Let’s be honest, you know that you’re going to get a damn good performance whenever Simone Young is involved. Her conducting is emotive and detailed, and ideally suited for this evening’s music – modern and sharp in the first half, and full of subtle structural detail in the second half.

Simone YoungSimone Young. Photo © Monika Rittershaus 

There was a viola focus in at least part of this concert with Bartók’s Viola Concerto, as well as composer and former Berlin Philharmonic violist Brett Dean’s new Notturno Inquieto. Dean’s Notturno Inquieto is a new work, only premiered by the Berlin Philharmonic this time last year. Part of their series of short ‘tapas’ pieces, or pieces with a duration of approximately six minutes, this was designed as a farewell to the Berlin Phil’s conductor Sir Simon Rattle. The piece opens with a series of spikey fragments from the violas, developing into a back-and-forth with various sections of the orchestra (including subterranean rumbles from a piano). Sustained percussive chimes kept the atmosphere ethereal and suitably nocturnal, before shifting into a wind-and-brass attack over scurrying strings. My regular concert co-conspirator (not into classical much, as a rule) was mesmerised by some of the weird and wonderful sounds of Dean’s orchestration – just how did the violins and violas at the very end of the piece sound so electronic? This was a complex piece, but performed with utter confidence and sincerity by QSO and Simone Young.

The concert continued with Bartók’s Viola Concerto, played by German soloist Nils Mӧnkemeyer. One of my lecturers in my undergraduate days was totally enamoured with Bartók’s music, and I have to admit that for a long time I didn’t share his enthusiasm… then I heard his Divertimento for String Orchestra, and I suddenly felt that I understood where my lecturer (and Bartók himself, for that matter) was coming from. The Viola Concerto is in a fairly similar style to that piece, and was pretty much Bartók’s last work. In fact, it was never quite finished, so Tibor Serly’s completion is the version generally performed today.

Mӧnkemeyer’s recorded output with Sony tends towards the friendlier side of classical rather than much post-nineteenth century, so it’s interesting to hear him tackle the Bartók. Perhaps it’s next in his upcoming releases? Mӧnkemeyer’s tone is remarkably clear and powerful, and although he took a less forceful approach than some (like, for instance, Kim Kashkashian’s vicious and raw performance), there was still plenty of bite where needed. The third movement’s frantic dance took off like a rocket and, after massive approval from the audience, Mӧnkemeyer concluded with an encore of the brooding Sarabande from Bach’s Cello Suite No. 2 in D minor. This was probably not the greatest choice for an encore – after the extroverted finale of the Bartók I can’t imagine more of a mood-killer, although Mӧnkemeyer certainly played it beautifully.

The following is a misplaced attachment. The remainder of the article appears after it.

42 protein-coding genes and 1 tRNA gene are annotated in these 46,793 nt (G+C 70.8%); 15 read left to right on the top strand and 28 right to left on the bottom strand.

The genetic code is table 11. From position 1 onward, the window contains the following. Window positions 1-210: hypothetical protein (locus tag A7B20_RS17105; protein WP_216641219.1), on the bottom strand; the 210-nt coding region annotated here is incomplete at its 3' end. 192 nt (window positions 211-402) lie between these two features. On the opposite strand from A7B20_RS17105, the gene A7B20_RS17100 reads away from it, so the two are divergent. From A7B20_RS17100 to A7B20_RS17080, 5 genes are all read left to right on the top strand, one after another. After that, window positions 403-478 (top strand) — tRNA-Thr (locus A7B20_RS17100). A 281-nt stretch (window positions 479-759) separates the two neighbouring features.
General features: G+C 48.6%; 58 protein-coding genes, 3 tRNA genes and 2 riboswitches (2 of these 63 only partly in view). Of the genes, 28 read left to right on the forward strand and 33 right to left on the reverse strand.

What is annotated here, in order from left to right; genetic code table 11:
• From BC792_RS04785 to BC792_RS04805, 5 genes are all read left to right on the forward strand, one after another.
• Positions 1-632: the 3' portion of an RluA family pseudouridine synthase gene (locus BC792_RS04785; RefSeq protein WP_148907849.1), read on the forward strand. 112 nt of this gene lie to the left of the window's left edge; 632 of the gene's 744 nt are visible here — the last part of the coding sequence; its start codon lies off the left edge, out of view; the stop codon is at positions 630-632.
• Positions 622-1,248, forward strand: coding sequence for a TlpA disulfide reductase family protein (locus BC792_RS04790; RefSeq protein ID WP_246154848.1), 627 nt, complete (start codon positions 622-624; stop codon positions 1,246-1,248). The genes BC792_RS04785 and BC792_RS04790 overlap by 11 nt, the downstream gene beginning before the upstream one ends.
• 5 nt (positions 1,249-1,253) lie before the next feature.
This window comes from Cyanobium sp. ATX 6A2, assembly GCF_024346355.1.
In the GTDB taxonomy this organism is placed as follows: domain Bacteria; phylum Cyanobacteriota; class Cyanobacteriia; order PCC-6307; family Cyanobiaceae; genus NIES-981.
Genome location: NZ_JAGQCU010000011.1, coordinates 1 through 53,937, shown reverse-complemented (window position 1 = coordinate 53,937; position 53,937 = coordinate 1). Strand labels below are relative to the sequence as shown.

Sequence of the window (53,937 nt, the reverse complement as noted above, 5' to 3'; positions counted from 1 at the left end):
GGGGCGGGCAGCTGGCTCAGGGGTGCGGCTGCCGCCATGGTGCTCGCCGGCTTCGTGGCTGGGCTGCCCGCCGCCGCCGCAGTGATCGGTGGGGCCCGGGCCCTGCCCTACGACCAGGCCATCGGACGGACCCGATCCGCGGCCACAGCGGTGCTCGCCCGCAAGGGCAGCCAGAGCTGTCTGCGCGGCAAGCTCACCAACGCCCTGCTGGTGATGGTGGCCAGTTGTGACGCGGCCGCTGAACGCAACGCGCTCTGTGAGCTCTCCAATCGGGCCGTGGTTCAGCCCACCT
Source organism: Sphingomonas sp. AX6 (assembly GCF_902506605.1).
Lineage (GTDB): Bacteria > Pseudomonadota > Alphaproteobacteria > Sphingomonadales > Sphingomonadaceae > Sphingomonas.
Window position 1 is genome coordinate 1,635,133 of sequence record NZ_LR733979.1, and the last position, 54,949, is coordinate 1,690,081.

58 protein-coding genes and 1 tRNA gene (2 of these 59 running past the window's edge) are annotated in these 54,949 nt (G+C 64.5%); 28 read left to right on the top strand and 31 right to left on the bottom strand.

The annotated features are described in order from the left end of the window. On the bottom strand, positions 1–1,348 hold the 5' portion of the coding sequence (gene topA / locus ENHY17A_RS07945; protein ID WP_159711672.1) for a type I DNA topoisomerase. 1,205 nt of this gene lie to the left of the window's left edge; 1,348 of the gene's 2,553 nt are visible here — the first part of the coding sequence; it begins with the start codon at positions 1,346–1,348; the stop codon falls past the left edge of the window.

Schubert’s Ninth Symphony is, of course, one of his most loved – just think of Robert Schumann’s exultant description of this work’s “heavenly length”. That being said, for many people I suspect that that very same length is one of the divisive things about late Schubert. It takes a top-notch performance (and maybe some judicious trimming of repeats) to sustain interest over any of his later work’s entire length, although this was never going to be an issue with a conductor as assured as Simone Young. She brought in the honeyed opening theme without excessive emotion – yes, it’s gorgeous, but this can easily drag the tempo back for the entire movement and end up feeling far too slow later in the movement. The first movement was taut and strong, with Schubert bringing in hummable tune after tune before the return of the theme.

The second movement was certainly lovely, but it’s the third movement Scherzo where attention starts to flag, I find. The main theme comes back just a few too many times, so as terrific as the performance was, could we not have trimmed some of those pesky repeats? The final movement’s infamously punishing violin figurations were executed neatly by QSO, and Young brought the whole thing home to a barnstorming conclusion. The audience clearly approved, bringing Young back several times for curtain calls. A fine evening of music-making!